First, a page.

The review begins:
"At the close of his First Inaugural Address, President Abraham Lincoln entreated the seceding slaveholders to 'swell the chorus of the Union' until the nation was touched 'by the better angels of our nature.' It is among the most eloquent sentences by our most eloquent president, and subsequent speechwriters and pundits have quoted it nearly to death.
"But as Lincoln knew well, eloquence is not necessarily the same as efficacy. Five weeks after his inauguration, the secessionists fired on Fort Sumter and the slaughter of the Civil War began.
"Jon Meacham is the latest writer to cite Lincoln's plea, which helps suggest why his new book, 'The Soul of America,' is at once so engaging and troubling. Appalled by the ascendancy of Donald J. Trump, and shaken by the deadly white nationalist rallies in Charlottesville in 2017, Meacham returns to other moments in our history when fear and division seemed rampant.
"He wants to remind us that the current political turmoil is not unprecedented, that as a nation we have survived times worse than this..."
Meacham begins his survey of our "worse" moments with our Civil War. Covering the century that began with slavery's abolition, Meacham reminds us that recovery from these "worse" moments takes time.
He traces that century from the 1860s to the civil rights victories of the 1960s. To reach these victories, "the nation has required activist liberal presidents -- above all Theodore Roosevelt, Franklin D. Roosevelt, Harry S. Truman and Lyndon B. Johnson -- to replace fear with hope and then to reverse injustice and expand equality."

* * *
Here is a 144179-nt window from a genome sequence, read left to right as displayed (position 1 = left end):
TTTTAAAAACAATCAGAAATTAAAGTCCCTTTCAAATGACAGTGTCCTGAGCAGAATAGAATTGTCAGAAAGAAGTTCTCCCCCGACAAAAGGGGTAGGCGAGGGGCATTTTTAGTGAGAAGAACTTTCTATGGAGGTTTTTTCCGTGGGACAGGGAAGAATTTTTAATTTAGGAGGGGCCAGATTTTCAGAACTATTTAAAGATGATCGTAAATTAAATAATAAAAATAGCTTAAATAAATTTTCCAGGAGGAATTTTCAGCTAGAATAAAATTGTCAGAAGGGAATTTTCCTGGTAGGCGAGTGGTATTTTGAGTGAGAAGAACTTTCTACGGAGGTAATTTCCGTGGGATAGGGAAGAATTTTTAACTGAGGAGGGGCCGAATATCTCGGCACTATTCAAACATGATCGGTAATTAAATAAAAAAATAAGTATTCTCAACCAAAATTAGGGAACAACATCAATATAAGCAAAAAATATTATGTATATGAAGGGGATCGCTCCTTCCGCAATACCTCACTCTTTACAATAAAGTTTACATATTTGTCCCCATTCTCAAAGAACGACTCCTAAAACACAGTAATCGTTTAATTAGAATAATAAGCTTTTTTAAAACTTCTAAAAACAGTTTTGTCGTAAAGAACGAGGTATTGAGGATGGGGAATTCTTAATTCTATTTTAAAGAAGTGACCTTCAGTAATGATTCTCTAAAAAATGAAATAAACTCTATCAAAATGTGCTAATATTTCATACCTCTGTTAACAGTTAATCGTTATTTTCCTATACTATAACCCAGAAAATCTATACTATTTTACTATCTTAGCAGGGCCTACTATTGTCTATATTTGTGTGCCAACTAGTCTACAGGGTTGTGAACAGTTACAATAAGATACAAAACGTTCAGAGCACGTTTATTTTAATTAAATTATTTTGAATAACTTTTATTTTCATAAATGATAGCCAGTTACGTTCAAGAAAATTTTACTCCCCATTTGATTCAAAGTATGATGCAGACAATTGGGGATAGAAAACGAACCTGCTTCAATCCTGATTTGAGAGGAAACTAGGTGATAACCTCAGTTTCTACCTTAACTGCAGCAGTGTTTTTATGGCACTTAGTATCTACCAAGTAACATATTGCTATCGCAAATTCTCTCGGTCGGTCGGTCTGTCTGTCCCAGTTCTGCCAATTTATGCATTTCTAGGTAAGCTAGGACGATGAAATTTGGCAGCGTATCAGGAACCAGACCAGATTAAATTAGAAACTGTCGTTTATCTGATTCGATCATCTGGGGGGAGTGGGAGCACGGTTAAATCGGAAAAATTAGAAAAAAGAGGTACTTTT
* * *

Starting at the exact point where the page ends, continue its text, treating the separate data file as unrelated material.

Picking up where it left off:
"Our better angels, Meacham implies, reside in that part of the American soul that inspired the Square Deal, the New Deal and the Great Society."
Meacham is a presidential historian who is currently a Visiting Professor of Political Science at Vanderbilt University. A former Editor-in-Chief of Newsweek, Meacham was awarded the 2009 Pulitzer Prize for Biography or Autobiography for his book, American Lion: Andrew Jackson in the White House.
Presiding Episcopal Bishop Michael Curry, preacher and activist, is not done with us yet. Journalist E.J. Dionne, Jr. is not done with us either. Nor is presidential historian Jon Meacham. They each know the need for morality in politics. They "get it."
In the darkness of the era of Trumpism, these three are bright lights giving us hope that the future need not be dark. Our task is to read, write, learn and act, from our unique platforms.
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